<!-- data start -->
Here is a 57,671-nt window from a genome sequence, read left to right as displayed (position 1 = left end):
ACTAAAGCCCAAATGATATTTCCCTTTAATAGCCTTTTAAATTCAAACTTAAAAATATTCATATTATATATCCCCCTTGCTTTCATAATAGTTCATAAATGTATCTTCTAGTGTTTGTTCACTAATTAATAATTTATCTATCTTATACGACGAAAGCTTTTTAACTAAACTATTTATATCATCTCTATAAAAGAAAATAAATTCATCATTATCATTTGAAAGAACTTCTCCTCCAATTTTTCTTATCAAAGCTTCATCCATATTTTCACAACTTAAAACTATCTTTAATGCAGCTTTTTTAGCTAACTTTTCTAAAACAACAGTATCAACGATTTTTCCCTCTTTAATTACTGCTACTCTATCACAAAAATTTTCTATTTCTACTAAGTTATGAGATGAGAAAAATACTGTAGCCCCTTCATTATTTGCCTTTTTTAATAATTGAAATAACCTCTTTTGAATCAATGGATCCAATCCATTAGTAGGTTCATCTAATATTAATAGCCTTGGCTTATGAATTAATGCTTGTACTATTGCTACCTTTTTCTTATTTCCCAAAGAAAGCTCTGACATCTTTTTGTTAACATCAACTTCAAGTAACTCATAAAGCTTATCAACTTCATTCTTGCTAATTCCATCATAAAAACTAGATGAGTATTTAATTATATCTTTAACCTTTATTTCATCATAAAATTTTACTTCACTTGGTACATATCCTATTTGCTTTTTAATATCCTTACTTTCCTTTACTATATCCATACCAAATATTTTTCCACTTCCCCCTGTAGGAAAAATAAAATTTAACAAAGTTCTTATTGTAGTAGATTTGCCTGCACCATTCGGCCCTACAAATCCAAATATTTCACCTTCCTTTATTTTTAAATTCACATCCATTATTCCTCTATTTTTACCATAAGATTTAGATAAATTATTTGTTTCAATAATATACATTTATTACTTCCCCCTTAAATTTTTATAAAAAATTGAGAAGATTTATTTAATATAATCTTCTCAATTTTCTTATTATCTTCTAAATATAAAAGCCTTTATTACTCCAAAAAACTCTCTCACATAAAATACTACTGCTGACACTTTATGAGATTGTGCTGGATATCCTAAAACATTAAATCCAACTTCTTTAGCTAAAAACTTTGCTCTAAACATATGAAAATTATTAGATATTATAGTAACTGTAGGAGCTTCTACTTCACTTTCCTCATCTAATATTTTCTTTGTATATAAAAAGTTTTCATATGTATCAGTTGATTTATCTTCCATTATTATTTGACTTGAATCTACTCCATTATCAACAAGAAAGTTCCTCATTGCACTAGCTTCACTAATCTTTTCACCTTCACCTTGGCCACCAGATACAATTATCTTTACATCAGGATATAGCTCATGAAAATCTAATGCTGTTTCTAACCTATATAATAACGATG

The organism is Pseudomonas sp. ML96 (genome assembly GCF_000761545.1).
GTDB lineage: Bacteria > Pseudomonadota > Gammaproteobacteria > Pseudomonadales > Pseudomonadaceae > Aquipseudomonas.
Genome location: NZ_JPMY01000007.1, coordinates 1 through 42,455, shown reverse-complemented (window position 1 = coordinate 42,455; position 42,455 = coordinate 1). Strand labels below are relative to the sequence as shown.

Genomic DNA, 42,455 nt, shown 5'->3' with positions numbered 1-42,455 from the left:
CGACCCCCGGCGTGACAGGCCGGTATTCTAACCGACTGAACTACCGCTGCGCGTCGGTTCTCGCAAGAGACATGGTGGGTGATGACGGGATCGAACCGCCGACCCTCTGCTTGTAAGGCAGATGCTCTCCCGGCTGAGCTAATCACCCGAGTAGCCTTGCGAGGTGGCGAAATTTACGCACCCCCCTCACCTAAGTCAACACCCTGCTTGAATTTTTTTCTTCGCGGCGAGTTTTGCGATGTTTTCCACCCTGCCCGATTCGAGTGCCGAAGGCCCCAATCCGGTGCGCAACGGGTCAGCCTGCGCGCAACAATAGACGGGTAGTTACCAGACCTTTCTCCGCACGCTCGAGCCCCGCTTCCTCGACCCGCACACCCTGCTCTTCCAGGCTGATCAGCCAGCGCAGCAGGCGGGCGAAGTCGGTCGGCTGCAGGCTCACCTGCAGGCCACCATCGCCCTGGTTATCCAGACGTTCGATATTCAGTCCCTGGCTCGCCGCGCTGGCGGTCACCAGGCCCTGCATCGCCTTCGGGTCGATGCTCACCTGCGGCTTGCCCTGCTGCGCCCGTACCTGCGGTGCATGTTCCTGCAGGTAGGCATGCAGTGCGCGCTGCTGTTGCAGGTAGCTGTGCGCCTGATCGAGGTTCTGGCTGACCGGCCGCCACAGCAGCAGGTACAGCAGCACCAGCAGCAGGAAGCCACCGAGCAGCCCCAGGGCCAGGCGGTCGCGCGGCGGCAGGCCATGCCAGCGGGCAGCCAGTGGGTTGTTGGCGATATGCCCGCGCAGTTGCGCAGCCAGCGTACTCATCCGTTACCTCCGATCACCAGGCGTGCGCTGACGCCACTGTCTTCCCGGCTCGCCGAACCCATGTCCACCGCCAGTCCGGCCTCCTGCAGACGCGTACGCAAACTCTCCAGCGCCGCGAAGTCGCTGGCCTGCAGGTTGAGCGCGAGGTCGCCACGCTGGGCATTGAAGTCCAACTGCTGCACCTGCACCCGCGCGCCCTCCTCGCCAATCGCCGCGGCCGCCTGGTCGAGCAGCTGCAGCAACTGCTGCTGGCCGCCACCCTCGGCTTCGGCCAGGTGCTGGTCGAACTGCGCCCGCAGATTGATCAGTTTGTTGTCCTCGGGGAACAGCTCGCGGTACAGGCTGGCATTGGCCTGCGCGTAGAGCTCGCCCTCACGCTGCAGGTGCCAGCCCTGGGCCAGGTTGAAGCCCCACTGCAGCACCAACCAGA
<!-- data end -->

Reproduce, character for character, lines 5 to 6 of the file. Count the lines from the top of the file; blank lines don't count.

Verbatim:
Genome location: NZ_JPMY01000007.1, coordinates 1 through 42,455, shown reverse-complemented (window position 1 = coordinate 42,455; position 42,455 = coordinate 1). Strand labels below are relative to the sequence as shown.

Genomic DNA, 42,455 nt, shown 5'->3' with positions numbered 1-42,455 from the left: